Every month the associates at Aspire Too will answer your questions in our “Ask the Counsellors Feature“. Please submit your questions confidentially to firstname.lastname@example.org
Dear Aspire Too,
Recently I have been avoiding a close friend of mine. I just don’t seem to have the energy for her and the thought of spending time with her causes instant anxiety. She has been in my life for so long and I feel guilty lying to her about why we can’t hang out. We have always spent a lot of time together and she has always been a bit difficult, but recently I have had some of my own problems to work through and just the thought of being around her makes me want to cry! I always feel exhausted after spending time with her! Am I being a bad friend? Help!
A Very Bad Friend
Dear A Very Bad Friend,
First of all, you are NOT a bad friend! It sounds to me like you need to set some better boundaries with your friend. Sometimes we do not realize how much we are giving or how one-sided a relationship is until we, ourselves, have extra stress and need support. Once in awhile, the people in our lives go through hard times and it is our job as their friends and family, to be there for them and support them. However, when I say hard times, I mean hard times. I do not mean daily issues that simply require normal coping skills or constant and dragged out hard times that are never ending. The people in your life should not always be sucking your energy, sometimes they should be filling you up! If this is not the case, then you need to figure out if the relationship is worth keeping. Is there mutual respect and love? Or is it abusive and toxic? If this is a relationship that you want to keep, then it is your job to set boundaries based on what works for you.
Setting boundaries means being clear about what you need. What does this relationship need to make you feel like an equal partner? It should not be a constant effort on your part to listen, problem-solve and/or accommodate. Do you need more time apart? More time in a group or with other friends? More independence? You should not feel ‘on the clock’ for your friend. Try to understand what it is about her that exhausts you. Is it her constant focus on her problems? Is she constantly complaining? Gossiping? Does she get upset with you or make you feel guilty for not being available for her? Does she not want you spending time with others? Or does she think that her problems are larger or more important than yours? Once you can identify what these things are, decide where your comfort zones are and then lay out what you can and cannot handle. It doesn’t have to be blunt and she doesn’t have to know exactly what you are thinking. Simply redirect conversation or casually say, “I don’t feel like talking about that.” Often, a positive response is all you need when people are consistently negative.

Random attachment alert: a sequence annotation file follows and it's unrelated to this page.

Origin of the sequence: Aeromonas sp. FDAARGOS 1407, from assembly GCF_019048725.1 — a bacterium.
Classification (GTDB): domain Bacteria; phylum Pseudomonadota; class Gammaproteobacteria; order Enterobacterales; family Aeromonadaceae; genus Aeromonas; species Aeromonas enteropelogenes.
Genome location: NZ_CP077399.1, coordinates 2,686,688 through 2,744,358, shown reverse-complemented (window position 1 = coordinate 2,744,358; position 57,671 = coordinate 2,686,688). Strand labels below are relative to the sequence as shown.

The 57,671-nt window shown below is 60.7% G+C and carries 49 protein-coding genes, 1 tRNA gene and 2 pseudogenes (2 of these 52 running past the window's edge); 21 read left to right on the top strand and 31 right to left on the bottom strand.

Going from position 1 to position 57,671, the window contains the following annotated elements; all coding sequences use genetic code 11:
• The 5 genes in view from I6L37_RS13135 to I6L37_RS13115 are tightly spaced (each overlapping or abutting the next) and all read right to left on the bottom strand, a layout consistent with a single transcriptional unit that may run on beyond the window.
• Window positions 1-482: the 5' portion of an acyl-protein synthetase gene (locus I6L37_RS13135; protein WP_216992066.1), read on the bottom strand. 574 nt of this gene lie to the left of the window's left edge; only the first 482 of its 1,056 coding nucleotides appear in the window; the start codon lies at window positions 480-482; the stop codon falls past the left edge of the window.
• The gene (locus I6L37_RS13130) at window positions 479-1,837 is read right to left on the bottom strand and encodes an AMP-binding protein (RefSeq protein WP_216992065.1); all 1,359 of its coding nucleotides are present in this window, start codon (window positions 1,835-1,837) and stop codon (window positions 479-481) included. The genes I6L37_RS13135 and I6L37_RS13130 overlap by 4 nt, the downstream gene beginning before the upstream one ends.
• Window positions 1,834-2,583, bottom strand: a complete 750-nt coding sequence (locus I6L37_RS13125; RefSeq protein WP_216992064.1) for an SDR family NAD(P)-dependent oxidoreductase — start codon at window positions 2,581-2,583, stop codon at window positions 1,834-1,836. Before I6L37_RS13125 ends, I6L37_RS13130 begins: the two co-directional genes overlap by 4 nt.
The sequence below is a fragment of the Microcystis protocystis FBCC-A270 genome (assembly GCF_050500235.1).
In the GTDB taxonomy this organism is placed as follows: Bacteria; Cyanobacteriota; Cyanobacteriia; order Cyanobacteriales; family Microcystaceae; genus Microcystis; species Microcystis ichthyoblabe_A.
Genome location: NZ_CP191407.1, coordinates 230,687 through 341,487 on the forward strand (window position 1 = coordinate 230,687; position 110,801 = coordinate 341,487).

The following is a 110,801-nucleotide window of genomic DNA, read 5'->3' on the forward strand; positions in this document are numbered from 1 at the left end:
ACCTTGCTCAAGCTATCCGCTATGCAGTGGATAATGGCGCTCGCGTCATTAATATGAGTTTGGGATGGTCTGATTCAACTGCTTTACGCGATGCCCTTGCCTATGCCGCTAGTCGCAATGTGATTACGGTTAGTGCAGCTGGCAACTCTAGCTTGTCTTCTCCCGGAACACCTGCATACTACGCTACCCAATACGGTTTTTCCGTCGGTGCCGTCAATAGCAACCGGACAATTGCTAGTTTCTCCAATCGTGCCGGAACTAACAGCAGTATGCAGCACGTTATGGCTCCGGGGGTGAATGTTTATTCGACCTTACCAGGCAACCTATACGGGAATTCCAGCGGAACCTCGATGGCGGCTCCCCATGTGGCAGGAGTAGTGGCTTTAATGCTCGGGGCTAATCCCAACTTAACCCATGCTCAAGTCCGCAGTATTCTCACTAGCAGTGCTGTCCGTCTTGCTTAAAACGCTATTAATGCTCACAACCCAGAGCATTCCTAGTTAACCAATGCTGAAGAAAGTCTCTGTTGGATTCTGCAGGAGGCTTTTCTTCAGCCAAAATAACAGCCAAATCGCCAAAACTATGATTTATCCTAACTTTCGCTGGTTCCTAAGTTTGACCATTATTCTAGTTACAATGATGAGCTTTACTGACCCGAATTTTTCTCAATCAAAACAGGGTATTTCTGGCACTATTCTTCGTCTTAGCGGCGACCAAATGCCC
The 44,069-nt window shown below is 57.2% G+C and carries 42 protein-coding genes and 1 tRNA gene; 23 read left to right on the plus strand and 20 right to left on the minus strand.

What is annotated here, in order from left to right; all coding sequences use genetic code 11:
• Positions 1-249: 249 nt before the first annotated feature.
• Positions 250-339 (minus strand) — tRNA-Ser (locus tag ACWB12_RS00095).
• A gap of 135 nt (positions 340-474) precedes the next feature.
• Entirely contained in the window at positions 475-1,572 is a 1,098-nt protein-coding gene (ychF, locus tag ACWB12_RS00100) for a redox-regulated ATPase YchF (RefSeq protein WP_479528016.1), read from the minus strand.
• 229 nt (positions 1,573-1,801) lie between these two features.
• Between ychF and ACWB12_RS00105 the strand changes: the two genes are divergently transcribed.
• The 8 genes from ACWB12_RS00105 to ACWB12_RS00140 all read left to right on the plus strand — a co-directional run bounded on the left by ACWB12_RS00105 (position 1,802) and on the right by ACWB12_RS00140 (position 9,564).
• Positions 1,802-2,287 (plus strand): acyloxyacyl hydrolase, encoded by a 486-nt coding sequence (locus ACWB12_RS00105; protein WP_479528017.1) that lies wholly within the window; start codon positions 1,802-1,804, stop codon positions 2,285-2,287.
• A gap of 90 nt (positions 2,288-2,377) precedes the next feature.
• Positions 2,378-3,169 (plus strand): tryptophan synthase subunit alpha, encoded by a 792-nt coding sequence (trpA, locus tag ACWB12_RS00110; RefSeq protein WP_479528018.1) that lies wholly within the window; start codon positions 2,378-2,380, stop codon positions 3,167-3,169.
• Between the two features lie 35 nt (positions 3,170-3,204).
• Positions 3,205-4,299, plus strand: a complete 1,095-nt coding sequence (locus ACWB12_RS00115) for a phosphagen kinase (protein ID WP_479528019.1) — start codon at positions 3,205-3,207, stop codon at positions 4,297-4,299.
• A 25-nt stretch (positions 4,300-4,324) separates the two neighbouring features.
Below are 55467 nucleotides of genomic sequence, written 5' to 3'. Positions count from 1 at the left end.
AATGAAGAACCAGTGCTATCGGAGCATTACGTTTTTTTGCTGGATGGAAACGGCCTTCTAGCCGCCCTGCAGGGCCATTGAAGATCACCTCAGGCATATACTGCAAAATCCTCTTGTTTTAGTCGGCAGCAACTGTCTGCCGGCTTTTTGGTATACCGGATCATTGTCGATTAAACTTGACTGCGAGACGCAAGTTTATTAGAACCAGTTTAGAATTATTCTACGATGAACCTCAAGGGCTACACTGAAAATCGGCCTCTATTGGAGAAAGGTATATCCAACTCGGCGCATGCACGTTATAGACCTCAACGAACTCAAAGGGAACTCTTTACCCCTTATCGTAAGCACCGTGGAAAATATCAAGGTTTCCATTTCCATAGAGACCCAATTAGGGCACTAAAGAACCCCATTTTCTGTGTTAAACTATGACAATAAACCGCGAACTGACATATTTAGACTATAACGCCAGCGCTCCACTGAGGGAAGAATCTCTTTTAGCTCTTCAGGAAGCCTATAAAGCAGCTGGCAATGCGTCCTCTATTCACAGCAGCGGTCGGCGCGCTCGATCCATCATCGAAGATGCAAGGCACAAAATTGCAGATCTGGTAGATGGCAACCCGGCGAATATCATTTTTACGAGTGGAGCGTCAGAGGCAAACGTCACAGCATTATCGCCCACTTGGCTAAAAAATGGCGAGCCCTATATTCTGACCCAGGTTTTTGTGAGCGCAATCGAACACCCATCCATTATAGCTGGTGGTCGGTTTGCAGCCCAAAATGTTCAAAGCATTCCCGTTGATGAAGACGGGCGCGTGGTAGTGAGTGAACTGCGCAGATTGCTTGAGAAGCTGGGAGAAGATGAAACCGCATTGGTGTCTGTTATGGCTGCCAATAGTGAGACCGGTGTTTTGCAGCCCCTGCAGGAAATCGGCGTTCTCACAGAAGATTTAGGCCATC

Friendship is about respecting wants and needs, these are yours, and you’re trying to find mutual ground. If it isn’t what she talks about that drains you but the amount of time she wants to spend with you, stick to a set amount of time. You are a better friend when you have the appropriate energy. The hardest part is not giving in! You do not have to answer the phone or text messages — they can go unanswered. Not engaging when she is being negative or in a bad mood is also effective. A good friend who wants you in their life will understand. There may be some growing pains but be patient. Sometimes relationships need an update!
Kelly Gerhardt B.Ed, M.Ed, RPCc 3717
Aspire Too – Prince Albert